Saturday, Dec. 28 - 8 p.m. - Zimmerman, of course, has had more than his share of walk-off hits. The 11th of his career came on Aug. 22, 2018 in an 8-7 victory over the Phillies. The Nats trailed by a run in the bottom of the ninth inning, and Harper and Rendon went down on fly balls. But Soto stroked a liner to right that went for a double off Seranthony Domínguez. Zimmerman then homered to bring in Soto and himself and bring the game to a close. Harper went 3-for-5, and Wilmer Difo tripled and doubled.
Sunday, Dec. 29 - 6:30 p.m. - He would be the World Series MVP and then sign a contract that was, briefly, the most lucrative ever for a pitcher. But Stephen Strasburg also enjoyed a milestone in midseason, earning his 100th career win as the Nats rallied to beat the White Sox on June 4, 2019. It wasn’t the right-hander’s most dominant effort, as he gave up five runs on five hits including a home run from Yoán Moncada. But his teammates picked him up, particularly Rendon, who drove in five runs during a 2-for-4 evening.
Monday, Dec. 30 - 6:30 p.m. - During the exploratory period of his recent free agency, Strasburg reportedly talked with the Yankees. It’s fortunate he was able to come to terms to stay in D.C. not just because he’s central to the Nats’ success, but because it would have been a waste for him to go to the American League. As pitchers go, Strasburg’s pretty handy with the bat. Exhibit A: the Nationals’ 13-4 win over the Braves on July 18, 2019. He pitched well enough to win, but also helped his own cause at the plate, going 3-for-3 with a home run and five RBIs against the Braves. That dinger, of course, meant the stoic righty had to do a dugout dance. That alone makes this appointment television.
Tuesday, Dec. 31 - 7 p.m. - Heading into the day’s play on Sept. 24, 2019, the Nats were not yet assured of a wild card berth. The Nationals and Phillies, originally scheduled to play a four-game series at Nationals Park, would play a doubleheader that day to make up for a rainout. The Nats would win every one of those five games, pulling down the shade on their division rivals’ dim playoff hopes while cementing their own. In the nightcap of the Tuesday twinbill, Turner’s sixth-inning slam off Jared Hughes helped get the home crowd a 6-5 win.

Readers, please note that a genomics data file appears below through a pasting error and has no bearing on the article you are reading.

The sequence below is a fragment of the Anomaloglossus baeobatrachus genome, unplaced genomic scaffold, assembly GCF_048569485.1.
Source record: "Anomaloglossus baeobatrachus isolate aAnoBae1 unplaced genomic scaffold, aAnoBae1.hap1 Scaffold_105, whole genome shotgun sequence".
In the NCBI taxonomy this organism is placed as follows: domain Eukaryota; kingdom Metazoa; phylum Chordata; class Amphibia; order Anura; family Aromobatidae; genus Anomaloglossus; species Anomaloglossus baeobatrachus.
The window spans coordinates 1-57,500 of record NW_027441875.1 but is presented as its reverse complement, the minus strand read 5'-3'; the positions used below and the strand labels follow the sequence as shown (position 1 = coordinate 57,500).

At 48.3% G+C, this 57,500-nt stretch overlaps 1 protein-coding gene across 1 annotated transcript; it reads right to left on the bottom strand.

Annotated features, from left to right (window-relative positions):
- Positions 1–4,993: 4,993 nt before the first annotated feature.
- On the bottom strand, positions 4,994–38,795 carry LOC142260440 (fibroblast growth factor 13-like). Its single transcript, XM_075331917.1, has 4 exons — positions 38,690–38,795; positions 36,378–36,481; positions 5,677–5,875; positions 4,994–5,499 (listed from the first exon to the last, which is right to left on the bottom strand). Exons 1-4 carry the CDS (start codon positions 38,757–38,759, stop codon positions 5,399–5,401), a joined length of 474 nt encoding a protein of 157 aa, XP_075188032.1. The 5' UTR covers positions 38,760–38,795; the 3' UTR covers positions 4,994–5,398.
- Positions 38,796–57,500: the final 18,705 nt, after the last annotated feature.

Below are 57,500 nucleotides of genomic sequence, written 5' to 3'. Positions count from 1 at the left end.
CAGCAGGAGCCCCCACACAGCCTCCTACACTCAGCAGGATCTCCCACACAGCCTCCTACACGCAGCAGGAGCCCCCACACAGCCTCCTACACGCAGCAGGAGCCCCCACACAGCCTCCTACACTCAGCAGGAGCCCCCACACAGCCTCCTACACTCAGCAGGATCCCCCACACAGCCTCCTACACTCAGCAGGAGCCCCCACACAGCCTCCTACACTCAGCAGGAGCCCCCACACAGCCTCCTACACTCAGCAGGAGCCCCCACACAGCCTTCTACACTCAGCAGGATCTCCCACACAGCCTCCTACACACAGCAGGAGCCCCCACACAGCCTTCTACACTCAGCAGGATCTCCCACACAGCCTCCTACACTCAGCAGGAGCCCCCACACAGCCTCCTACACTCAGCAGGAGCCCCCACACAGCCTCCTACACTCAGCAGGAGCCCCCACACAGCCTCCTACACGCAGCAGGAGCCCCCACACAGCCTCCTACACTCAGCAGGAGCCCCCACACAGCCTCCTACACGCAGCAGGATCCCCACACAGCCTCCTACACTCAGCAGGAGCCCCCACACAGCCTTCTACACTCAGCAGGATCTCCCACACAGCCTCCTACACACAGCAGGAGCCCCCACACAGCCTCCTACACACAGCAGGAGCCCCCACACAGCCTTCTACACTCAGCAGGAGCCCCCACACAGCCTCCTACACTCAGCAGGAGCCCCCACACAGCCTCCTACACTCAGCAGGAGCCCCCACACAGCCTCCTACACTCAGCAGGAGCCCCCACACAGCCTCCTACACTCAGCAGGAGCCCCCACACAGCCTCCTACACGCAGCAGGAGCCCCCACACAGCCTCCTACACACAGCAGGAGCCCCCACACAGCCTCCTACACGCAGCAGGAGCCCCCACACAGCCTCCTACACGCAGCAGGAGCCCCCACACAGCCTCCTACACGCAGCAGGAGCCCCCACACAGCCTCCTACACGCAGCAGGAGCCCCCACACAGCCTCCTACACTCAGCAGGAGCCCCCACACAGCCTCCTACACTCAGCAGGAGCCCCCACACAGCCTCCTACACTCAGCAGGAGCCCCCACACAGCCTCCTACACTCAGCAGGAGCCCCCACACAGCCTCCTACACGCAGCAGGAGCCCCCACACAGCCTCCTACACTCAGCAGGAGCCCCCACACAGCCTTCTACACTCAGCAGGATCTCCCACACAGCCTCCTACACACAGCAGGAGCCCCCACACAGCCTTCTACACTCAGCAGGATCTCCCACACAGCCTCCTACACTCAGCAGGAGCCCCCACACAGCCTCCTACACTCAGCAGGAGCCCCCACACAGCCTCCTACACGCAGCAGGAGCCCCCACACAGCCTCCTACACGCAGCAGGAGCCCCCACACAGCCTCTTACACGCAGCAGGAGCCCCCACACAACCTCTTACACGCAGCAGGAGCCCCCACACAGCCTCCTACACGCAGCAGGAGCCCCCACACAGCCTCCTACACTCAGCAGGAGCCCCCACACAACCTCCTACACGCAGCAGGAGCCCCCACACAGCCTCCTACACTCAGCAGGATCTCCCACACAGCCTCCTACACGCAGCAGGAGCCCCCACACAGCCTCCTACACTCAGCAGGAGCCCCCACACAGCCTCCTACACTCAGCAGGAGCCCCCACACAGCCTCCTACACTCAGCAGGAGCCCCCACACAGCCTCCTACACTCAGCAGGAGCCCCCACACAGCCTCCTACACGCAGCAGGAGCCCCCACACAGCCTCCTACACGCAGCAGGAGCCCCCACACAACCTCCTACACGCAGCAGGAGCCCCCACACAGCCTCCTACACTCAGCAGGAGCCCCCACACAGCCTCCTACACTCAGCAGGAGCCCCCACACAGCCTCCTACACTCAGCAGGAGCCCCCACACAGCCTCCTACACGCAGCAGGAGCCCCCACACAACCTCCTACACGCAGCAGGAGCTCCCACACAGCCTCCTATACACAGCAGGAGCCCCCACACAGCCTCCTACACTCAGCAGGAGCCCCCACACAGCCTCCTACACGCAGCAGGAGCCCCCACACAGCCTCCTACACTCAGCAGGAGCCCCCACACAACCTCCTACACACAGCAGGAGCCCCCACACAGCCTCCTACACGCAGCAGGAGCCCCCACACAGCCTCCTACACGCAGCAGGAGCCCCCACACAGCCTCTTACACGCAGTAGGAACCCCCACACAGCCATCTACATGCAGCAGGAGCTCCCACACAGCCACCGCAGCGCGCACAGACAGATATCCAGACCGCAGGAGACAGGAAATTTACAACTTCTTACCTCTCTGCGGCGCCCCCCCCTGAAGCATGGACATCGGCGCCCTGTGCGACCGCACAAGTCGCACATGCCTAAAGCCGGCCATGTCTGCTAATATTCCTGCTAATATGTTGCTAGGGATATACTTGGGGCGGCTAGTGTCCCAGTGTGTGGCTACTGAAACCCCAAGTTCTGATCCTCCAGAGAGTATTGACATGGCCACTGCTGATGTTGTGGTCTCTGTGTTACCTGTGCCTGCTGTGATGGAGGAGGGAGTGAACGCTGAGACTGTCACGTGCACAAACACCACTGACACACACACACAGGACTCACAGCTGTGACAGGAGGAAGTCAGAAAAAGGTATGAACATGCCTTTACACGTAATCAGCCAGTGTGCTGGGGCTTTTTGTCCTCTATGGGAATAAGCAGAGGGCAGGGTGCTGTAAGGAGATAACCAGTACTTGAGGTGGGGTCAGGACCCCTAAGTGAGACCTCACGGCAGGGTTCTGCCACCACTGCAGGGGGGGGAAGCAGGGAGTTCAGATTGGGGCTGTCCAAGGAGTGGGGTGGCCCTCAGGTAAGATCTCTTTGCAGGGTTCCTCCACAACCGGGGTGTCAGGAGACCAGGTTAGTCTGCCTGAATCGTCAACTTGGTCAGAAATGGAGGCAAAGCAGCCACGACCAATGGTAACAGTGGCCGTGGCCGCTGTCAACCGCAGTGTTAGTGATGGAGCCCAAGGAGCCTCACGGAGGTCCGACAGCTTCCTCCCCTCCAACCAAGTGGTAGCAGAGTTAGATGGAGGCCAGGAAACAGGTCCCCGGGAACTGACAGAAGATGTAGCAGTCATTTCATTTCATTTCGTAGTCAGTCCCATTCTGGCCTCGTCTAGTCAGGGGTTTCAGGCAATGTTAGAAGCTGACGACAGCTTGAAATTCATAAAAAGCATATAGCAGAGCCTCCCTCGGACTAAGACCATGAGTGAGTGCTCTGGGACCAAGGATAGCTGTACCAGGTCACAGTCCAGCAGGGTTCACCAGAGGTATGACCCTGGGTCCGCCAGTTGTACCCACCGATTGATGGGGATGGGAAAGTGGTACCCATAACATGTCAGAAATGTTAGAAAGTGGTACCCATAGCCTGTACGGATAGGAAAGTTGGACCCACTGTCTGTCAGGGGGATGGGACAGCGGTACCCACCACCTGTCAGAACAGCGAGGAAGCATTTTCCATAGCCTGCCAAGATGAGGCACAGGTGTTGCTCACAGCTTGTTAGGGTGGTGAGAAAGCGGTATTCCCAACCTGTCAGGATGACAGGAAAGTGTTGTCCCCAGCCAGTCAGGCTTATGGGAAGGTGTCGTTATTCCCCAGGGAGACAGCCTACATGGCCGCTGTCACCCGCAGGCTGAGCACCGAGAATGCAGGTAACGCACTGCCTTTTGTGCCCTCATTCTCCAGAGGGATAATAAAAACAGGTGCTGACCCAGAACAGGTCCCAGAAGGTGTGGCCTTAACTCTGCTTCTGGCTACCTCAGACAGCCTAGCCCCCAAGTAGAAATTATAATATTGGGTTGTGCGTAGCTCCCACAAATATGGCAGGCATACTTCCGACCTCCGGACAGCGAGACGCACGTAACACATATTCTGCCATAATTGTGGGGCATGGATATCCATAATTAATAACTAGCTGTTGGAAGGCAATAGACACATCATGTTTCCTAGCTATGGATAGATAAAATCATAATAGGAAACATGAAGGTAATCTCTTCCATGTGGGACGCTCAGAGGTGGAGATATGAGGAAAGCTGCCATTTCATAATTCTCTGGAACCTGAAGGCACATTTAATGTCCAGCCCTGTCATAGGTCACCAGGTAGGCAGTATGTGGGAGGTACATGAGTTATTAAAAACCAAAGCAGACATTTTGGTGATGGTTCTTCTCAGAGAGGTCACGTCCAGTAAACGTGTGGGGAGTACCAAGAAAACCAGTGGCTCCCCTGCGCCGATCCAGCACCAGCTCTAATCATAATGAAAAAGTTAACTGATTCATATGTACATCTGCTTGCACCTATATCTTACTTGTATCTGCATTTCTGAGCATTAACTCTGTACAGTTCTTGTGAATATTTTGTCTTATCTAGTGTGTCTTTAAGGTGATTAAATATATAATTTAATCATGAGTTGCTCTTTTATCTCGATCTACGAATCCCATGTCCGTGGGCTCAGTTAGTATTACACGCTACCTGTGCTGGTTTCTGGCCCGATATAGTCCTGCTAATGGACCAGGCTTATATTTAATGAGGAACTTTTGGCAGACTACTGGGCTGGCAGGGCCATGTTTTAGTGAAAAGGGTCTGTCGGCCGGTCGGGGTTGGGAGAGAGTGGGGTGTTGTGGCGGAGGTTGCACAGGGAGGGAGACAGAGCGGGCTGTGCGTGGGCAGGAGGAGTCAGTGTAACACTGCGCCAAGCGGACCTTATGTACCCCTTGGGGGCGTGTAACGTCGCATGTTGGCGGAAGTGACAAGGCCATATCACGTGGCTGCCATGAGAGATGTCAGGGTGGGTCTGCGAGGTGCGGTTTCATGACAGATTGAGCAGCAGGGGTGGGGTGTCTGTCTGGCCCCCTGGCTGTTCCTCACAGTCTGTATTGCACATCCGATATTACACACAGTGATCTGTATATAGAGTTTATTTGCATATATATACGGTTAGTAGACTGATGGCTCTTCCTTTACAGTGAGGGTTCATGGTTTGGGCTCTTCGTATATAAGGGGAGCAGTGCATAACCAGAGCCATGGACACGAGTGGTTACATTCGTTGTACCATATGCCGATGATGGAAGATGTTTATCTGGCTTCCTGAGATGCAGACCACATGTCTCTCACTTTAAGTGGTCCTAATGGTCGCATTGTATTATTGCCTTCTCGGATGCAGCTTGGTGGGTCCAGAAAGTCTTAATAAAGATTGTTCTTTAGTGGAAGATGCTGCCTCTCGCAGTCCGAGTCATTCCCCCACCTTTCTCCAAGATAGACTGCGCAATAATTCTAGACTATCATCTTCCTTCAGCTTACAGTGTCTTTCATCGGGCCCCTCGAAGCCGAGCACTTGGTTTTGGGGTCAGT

Wednesday, Jan. 1 - 9 a.m. - The overhead windup, the grunt, the head thrown earthward, and then the stroll around the mound while his teammates throw the un-batted ball around the infield. We’ve seen it nearly 2,700 times over the storied career of Max Scherzer. On July 27, 2018, Scherzer became just the fourth pitcher in major league history to have seven seasons of 200 or more strikeouts. He recorded 11 that night in Miami, allowing just one run on three hits and a walk over eight innings. The Marlins were still in the game until the eighth, when the Nats jumped on Javy Guerra - whom the Nats would land on a waiver claim the following May - for five runs.
Wednesday, Jan. 1 - 3 p.m. - In case you missed the “Nationals Classics” telecast the previous day, MASN offers a repeat. Heck, even if you did see it, maybe you’d like to watch Turner and the Nats tromp on the Phillies one more time. That never really gets old, does it?